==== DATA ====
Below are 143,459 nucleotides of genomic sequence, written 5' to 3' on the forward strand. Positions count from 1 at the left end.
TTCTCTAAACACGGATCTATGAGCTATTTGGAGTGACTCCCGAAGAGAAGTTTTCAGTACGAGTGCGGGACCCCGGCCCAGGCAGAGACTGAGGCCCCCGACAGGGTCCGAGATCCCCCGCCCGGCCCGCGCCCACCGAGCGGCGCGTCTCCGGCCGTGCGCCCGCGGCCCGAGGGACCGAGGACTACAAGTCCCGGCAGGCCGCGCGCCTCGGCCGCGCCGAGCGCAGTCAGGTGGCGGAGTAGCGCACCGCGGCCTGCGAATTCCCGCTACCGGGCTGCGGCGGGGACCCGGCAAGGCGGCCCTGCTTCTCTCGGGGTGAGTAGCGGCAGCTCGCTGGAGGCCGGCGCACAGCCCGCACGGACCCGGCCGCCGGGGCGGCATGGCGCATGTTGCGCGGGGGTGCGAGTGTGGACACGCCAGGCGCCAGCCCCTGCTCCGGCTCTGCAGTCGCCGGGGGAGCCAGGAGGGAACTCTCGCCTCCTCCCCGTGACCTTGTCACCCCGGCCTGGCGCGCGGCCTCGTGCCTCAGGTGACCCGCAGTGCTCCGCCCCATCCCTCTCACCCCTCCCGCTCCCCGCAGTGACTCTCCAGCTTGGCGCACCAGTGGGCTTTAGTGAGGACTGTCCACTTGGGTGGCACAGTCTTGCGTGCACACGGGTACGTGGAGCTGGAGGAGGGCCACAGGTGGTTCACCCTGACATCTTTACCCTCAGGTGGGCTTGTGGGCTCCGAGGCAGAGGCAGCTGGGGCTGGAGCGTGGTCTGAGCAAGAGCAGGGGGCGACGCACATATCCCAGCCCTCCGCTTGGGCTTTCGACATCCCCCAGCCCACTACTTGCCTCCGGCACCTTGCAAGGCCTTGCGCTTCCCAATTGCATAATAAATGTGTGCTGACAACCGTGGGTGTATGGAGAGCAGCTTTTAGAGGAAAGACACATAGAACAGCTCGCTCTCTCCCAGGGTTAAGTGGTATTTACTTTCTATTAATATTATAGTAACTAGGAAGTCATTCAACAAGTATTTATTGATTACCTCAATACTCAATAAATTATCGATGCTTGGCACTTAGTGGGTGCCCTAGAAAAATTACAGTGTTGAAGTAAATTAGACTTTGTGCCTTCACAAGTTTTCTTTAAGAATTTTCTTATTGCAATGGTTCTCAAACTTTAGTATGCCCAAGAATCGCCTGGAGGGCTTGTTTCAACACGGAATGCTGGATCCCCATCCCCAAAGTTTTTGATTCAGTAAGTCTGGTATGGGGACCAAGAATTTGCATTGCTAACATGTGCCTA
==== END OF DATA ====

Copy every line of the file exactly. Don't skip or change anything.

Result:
Below are 143,459 nucleotides of genomic sequence, written 5' to 3' on the forward strand. Positions count from 1 at the left end.
TTCTCTAAACACGGATCTATGAGCTATTTGGAGTGACTCCCGAAGAGAAGTTTTCAGTACGAGTGCGGGACCCCGGCCCAGGCAGAGACTGAGGCCCCCGACAGGGTCCGAGATCCCCCGCCCGGCCCGCGCCCACCGAGCGGCGCGTCTCCGGCCGTGCGCCCGCGGCCCGAGGGACCGAGGACTACAAGTCCCGGCAGGCCGCGCGCCTCGGCCGCGCCGAGCGCAGTCAGGTGGCGGAGTAGCGCACCGCGGCCTGCGAATTCCCGCTACCGGGCTGCGGCGGGGACCCGGCAAGGCGGCCCTGCTTCTCTCGGGGTGAGTAGCGGCAGCTCGCTGGAGGCCGGCGCACAGCCCGCACGGACCCGGCCGCCGGGGCGGCATGGCGCATGTTGCGCGGGGGTGCGAGTGTGGACACGCCAGGCGCCAGCCCCTGCTCCGGCTCTGCAGTCGCCGGGGGAGCCAGGAGGGAACTCTCGCCTCCTCCCCGTGACCTTGTCACCCCGGCCTGGCGCGCGGCCTCGTGCCTCAGGTGACCCGCAGTGCTCCGCCCCATCCCTCTCACCCCTCCCGCTCCCCGCAGTGACTCTCCAGCTTGGCGCACCAGTGGGCTTTAGTGAGGACTGTCCACTTGGGTGGCACAGTCTTGCGTGCACACGGGTACGTGGAGCTGGAGGAGGGCCACAGGTGGTTCACCCTGACATCTTTACCCTCAGGTGGGCTTGTGGGCTCCGAGGCAGAGGCAGCTGGGGCTGGAGCGTGGTCTGAGCAAGAGCAGGGGGCGACGCACATATCCCAGCCCTCCGCTTGGGCTTTCGACATCCCCCAGCCCACTACTTGCCTCCGGCACCTTGCAAGGCCTTGCGCTTCCCAATTGCATAATAAATGTGTGCTGACAACCGTGGGTGTATGGAGAGCAGCTTTTAGAGGAAAGACACATAGAACAGCTCGCTCTCTCCCAGGGTTAAGTGGTATTTACTTTCTATTAATATTATAGTAACTAGGAAGTCATTCAACAAGTATTTATTGATTACCTCAATACTCAATAAATTATCGATGCTTGGCACTTAGTGGGTGCCCTAGAAAAATTACAGTGTTGAAGTAAATTAGACTTTGTGCCTTCACAAGTTTTCTTTAAGAATTTTCTTATTGCAATGGTTCTCAAACTTTAGTATGCCCAAGAATCGCCTGGAGGGCTTGTTTCAACACGGAATGCTGGATCCCCATCCCCAAAGTTTTTGATTCAGTAAGTCTGGTATGGGGACCAAGAATTTGCATTGCTAACATGTGCCTA